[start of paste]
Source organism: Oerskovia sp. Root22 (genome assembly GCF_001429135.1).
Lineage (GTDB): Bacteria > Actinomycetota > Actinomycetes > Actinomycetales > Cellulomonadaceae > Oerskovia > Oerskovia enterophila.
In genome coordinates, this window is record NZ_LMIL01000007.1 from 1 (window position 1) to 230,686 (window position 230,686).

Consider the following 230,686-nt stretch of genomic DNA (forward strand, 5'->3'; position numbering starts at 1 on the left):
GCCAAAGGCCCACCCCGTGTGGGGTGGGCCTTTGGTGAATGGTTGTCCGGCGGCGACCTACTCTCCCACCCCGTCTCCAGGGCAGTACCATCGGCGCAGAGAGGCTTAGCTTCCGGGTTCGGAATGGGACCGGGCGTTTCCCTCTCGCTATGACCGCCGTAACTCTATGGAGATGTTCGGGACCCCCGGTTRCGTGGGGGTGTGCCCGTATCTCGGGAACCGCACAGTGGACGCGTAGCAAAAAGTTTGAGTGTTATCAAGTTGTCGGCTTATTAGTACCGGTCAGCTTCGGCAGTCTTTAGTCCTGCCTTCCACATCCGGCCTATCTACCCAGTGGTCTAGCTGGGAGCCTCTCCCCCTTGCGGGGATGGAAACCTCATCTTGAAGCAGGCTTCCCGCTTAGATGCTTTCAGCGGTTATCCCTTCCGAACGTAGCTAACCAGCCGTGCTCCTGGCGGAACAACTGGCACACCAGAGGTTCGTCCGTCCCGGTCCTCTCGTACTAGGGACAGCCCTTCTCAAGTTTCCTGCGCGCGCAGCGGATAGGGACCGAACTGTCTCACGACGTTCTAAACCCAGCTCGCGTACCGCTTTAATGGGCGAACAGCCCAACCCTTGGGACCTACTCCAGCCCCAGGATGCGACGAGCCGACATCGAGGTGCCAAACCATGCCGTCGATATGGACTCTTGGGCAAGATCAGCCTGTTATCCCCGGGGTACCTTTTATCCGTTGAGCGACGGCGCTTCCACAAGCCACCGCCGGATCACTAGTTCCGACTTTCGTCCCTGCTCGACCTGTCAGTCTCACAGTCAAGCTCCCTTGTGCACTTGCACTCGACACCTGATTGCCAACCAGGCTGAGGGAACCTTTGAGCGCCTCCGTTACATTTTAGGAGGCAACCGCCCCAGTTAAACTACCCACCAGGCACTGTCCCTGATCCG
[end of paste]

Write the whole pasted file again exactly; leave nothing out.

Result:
Source organism: Oerskovia sp. Root22 (genome assembly GCF_001429135.1).
Lineage (GTDB): Bacteria > Actinomycetota > Actinomycetes > Actinomycetales > Cellulomonadaceae > Oerskovia > Oerskovia enterophila.
In genome coordinates, this window is record NZ_LMIL01000007.1 from 1 (window position 1) to 230,686 (window position 230,686).

Consider the following 230,686-nt stretch of genomic DNA (forward strand, 5'->3'; position numbering starts at 1 on the left):
GCCAAAGGCCCACCCCGTGTGGGGTGGGCCTTTGGTGAATGGTTGTCCGGCGGCGACCTACTCTCCCACCCCGTCTCCAGGGCAGTACCATCGGCGCAGAGAGGCTTAGCTTCCGGGTTCGGAATGGGACCGGGCGTTTCCCTCTCGCTATGACCGCCGTAACTCTATGGAGATGTTCGGGACCCCCGGTTRCGTGGGGGTGTGCCCGTATCTCGGGAACCGCACAGTGGACGCGTAGCAAAAAGTTTGAGTGTTATCAAGTTGTCGGCTTATTAGTACCGGTCAGCTTCGGCAGTCTTTAGTCCTGCCTTCCACATCCGGCCTATCTACCCAGTGGTCTAGCTGGGAGCCTCTCCCCCTTGCGGGGATGGAAACCTCATCTTGAAGCAGGCTTCCCGCTTAGATGCTTTCAGCGGTTATCCCTTCCGAACGTAGCTAACCAGCCGTGCTCCTGGCGGAACAACTGGCACACCAGAGGTTCGTCCGTCCCGGTCCTCTCGTACTAGGGACAGCCCTTCTCAAGTTTCCTGCGCGCGCAGCGGATAGGGACCGAACTGTCTCACGACGTTCTAAACCCAGCTCGCGTACCGCTTTAATGGGCGAACAGCCCAACCCTTGGGACCTACTCCAGCCCCAGGATGCGACGAGCCGACATCGAGGTGCCAAACCATGCCGTCGATATGGACTCTTGGGCAAGATCAGCCTGTTATCCCCGGGGTACCTTTTATCCGTTGAGCGACGGCGCTTCCACAAGCCACCGCCGGATCACTAGTTCCGACTTTCGTCCCTGCTCGACCTGTCAGTCTCACAGTCAAGCTCCCTTGTGCACTTGCACTCGACACCTGATTGCCAACCAGGCTGAGGGAACCTTTGAGCGCCTCCGTTACATTTTAGGAGGCAACCGCCCCAGTTAAACTACCCACCAGGCACTGTCCCTGATCCG